Genius of our time unlocked secrets of the universe
With his revolutionary theories and monumental will to achieve despite adversities, Stephen Hawking shall prove to be an immortal in modern history
A brilliant star in cosmology has fallen. The life of Stephen Hawking, the most popular scientist of our times, shone bright before finally burning out. The quadriplegic genius may have been confined to a wheelchair for most of his life, but he inspired films, television series and pop songs for generations. His legacy on mankind’s quest for the origin of the world is as big as the universe.
What set the accomplished British physicist apart from his peers is perhaps his ability to turn adversity into success.
At the age of 22, the Cambridge University doctoral student was diagnosed with a rare form of neurone disease and was given just a few years to live.
While he became paralysed and only spoke through a voice synthesiser, he defied medical assessment and lived until yesterday, when he died at his home in Cambridge, aged 76.
His theory of cosmology as a union of relativity and quantum mechanics is pioneering, and his discovery that black holes leak energy and fade to nothing is groundbreaking.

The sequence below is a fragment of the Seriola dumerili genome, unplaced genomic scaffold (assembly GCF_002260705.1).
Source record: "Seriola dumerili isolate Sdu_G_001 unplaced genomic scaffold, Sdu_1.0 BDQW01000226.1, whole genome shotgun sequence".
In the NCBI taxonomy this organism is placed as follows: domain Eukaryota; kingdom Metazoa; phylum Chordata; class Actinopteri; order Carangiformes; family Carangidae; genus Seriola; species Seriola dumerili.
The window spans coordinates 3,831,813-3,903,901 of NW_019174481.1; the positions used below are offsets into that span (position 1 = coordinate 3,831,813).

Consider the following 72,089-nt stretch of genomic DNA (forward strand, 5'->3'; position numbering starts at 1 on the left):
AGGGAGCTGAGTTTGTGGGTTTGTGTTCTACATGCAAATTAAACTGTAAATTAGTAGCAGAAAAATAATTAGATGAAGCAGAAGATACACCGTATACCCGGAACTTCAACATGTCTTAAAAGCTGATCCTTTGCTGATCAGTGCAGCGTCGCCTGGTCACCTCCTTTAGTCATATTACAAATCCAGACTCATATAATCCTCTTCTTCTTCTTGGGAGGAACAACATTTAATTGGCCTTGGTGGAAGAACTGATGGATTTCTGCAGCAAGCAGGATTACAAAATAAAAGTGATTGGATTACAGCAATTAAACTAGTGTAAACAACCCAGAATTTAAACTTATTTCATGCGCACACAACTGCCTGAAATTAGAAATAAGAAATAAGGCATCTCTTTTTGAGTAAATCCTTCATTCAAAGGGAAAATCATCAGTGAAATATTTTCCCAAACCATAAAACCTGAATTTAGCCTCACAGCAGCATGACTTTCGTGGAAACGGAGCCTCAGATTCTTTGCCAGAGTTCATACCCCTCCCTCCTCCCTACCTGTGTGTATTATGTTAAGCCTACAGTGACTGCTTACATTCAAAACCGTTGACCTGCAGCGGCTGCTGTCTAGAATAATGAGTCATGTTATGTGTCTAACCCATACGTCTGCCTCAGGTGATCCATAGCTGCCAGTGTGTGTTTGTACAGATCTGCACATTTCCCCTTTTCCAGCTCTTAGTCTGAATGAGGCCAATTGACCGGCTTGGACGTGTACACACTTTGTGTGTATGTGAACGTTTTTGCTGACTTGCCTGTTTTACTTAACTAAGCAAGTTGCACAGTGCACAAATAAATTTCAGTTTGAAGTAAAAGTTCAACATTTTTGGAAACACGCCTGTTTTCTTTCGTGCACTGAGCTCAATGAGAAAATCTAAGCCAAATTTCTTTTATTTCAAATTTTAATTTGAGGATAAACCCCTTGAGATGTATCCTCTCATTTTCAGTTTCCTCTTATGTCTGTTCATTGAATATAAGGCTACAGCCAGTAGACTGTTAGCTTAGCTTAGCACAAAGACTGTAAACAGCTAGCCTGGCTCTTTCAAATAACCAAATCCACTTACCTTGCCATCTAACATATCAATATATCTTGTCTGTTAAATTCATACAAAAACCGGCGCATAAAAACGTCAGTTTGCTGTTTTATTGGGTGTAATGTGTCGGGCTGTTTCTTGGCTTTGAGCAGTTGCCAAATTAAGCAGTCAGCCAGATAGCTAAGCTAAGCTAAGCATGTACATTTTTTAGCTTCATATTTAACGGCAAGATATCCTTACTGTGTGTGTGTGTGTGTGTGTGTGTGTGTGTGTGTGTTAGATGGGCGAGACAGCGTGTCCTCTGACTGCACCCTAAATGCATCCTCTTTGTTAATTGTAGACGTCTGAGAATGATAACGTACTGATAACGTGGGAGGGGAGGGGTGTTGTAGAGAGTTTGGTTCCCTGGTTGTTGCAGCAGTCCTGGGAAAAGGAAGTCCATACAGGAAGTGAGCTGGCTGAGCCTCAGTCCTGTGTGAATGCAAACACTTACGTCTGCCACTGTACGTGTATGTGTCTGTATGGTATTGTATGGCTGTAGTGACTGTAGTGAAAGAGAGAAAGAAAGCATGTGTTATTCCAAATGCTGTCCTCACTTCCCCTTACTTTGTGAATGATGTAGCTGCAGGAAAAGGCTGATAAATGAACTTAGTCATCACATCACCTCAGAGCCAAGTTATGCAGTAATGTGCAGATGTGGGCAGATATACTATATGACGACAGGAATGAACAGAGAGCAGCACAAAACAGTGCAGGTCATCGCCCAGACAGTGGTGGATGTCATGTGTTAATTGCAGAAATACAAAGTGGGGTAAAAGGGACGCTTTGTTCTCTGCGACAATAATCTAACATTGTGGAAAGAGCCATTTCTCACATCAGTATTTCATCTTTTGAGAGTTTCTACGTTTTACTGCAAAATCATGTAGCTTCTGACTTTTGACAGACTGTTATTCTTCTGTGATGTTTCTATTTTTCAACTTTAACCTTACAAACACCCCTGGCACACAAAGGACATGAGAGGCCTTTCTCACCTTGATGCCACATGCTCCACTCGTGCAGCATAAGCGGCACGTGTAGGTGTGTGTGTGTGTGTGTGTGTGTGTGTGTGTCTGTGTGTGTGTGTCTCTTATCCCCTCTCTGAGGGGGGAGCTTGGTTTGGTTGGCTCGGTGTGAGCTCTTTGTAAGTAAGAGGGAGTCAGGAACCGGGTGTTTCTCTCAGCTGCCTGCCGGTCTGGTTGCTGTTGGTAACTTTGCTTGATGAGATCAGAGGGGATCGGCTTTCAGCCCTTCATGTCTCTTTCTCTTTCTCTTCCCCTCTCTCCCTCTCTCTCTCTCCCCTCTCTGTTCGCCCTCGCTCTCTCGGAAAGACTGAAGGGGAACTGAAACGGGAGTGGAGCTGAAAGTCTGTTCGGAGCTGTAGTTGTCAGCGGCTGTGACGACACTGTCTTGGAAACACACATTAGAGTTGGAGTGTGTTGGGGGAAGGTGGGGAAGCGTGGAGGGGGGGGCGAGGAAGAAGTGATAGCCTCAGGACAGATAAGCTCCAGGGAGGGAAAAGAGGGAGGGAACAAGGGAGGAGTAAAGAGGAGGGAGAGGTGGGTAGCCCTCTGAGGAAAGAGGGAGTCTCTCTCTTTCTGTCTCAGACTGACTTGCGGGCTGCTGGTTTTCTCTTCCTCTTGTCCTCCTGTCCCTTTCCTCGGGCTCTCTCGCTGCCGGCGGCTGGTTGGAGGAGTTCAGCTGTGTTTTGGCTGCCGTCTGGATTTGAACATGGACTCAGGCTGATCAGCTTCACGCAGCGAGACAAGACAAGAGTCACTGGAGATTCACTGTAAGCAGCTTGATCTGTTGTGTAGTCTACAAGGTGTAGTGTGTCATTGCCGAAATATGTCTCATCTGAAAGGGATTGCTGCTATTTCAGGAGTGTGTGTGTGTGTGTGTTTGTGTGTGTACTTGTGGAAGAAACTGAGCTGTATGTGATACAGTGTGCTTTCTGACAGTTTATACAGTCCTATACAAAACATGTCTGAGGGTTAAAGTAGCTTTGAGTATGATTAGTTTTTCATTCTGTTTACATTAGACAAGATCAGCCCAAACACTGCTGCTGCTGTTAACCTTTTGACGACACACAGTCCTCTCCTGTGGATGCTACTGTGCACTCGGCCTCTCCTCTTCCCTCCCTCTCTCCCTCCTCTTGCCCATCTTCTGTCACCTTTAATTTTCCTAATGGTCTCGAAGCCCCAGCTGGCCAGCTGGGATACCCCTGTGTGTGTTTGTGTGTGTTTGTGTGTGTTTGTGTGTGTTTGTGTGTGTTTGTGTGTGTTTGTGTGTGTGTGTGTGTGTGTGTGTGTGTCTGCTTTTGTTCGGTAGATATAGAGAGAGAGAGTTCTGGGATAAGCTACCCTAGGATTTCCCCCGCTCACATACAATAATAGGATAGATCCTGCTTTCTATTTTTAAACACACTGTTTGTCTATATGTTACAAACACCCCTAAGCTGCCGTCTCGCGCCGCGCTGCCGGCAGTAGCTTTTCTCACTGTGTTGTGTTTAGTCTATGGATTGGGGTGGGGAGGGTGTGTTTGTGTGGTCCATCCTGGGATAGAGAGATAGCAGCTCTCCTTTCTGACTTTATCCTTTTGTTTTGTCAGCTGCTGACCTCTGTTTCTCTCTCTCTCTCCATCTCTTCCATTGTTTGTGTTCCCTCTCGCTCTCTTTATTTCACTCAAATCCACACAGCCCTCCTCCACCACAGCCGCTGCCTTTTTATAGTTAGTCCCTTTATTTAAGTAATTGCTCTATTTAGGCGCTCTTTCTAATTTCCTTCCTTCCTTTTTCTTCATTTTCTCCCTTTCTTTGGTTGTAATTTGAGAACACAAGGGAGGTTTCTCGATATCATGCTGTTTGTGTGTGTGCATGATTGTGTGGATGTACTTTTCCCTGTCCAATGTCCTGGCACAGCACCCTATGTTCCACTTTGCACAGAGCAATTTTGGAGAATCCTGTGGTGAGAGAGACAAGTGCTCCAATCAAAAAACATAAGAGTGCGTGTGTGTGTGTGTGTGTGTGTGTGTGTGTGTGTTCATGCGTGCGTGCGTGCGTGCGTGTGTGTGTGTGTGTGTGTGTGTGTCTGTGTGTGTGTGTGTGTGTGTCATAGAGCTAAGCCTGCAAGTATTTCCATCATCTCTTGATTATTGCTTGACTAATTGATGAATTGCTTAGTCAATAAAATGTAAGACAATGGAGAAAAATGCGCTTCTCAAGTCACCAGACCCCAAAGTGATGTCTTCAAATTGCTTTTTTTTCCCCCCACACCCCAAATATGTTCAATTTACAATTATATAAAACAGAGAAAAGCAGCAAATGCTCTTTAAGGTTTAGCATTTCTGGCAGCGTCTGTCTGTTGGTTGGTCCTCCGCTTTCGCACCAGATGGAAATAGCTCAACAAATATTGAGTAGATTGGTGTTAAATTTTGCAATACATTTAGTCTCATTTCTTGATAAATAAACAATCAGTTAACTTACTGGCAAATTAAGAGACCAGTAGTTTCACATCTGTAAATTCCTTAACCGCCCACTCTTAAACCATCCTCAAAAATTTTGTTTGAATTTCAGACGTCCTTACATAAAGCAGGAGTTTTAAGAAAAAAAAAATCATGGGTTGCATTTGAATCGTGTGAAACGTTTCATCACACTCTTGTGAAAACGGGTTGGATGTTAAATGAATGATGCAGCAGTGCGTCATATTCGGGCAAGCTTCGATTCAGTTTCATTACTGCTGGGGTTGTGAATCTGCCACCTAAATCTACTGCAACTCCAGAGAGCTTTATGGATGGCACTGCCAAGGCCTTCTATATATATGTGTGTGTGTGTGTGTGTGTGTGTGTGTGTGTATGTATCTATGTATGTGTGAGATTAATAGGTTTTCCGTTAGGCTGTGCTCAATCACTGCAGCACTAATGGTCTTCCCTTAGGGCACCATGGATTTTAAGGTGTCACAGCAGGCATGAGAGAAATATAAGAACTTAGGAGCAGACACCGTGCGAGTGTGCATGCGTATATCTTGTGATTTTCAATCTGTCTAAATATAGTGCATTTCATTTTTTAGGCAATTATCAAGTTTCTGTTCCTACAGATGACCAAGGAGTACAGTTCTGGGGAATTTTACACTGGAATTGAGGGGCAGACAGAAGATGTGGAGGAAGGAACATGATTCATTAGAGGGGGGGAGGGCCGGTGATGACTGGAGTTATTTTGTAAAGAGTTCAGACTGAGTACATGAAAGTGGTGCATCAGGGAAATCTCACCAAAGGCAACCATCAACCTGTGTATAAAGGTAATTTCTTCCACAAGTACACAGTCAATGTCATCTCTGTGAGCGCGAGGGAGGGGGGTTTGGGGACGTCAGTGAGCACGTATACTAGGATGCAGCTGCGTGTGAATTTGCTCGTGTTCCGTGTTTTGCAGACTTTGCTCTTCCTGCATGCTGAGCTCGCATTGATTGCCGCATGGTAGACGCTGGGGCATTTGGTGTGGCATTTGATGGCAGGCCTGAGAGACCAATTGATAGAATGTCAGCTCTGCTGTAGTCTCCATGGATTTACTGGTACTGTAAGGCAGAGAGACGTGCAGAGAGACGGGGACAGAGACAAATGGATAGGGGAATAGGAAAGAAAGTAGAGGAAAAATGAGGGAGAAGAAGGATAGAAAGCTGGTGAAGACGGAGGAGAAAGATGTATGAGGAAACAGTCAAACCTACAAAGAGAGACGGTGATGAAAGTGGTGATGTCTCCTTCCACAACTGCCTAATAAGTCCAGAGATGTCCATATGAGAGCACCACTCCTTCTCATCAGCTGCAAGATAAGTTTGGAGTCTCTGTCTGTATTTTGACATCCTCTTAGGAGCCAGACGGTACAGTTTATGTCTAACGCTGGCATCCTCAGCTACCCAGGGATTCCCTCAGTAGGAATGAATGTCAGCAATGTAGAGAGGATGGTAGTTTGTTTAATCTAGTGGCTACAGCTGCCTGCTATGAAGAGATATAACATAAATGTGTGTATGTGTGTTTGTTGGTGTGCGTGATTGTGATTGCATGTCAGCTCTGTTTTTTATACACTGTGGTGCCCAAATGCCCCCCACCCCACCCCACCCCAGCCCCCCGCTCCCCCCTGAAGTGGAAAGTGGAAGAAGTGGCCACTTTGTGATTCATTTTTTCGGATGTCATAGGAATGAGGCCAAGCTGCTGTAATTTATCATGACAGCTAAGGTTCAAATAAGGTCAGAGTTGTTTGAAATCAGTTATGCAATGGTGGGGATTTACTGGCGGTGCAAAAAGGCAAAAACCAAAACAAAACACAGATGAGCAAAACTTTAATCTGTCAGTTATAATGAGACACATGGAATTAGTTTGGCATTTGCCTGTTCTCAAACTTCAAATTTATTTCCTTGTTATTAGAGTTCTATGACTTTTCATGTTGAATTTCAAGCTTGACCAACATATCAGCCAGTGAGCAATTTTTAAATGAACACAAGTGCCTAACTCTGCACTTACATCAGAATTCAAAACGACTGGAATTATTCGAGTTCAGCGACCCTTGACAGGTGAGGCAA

His analyses of time and black holes may not be readily comprehensible to many people. His bestseller, A Brief History of Time, sold 10 million copies in 40 languages, but is often referred to as “one of the most unread books of all time” because of its hard-to-grasp concepts. He nonetheless attracted wide attention with his remarks, many of which were highly contentious. He did not rule out the existence of aliens, and warned of the need to abandon Earth within 600 years before it became inhabitable.
Hawking was just as big in this part of the world. He visited Hong Kong University of Science and Technology and went to the mainland three times. With some 4.3 million followers on his Chinese social media account, he was one of the most popular foreign scientists in China. Convinced that artificial intelligence would surpass that of humans one day, he openly challenged people to ponder the implications of the nation’s fast-growing AI industry.
The scientist may have spent his lifetime unlocking the secrets of the universe, but he said “it would not be much of a universe if it wasn’t home to the people you love”. With his revolutionary theories and monumental will to achieve despite adversities, he shall prove to be an immortal in modern history.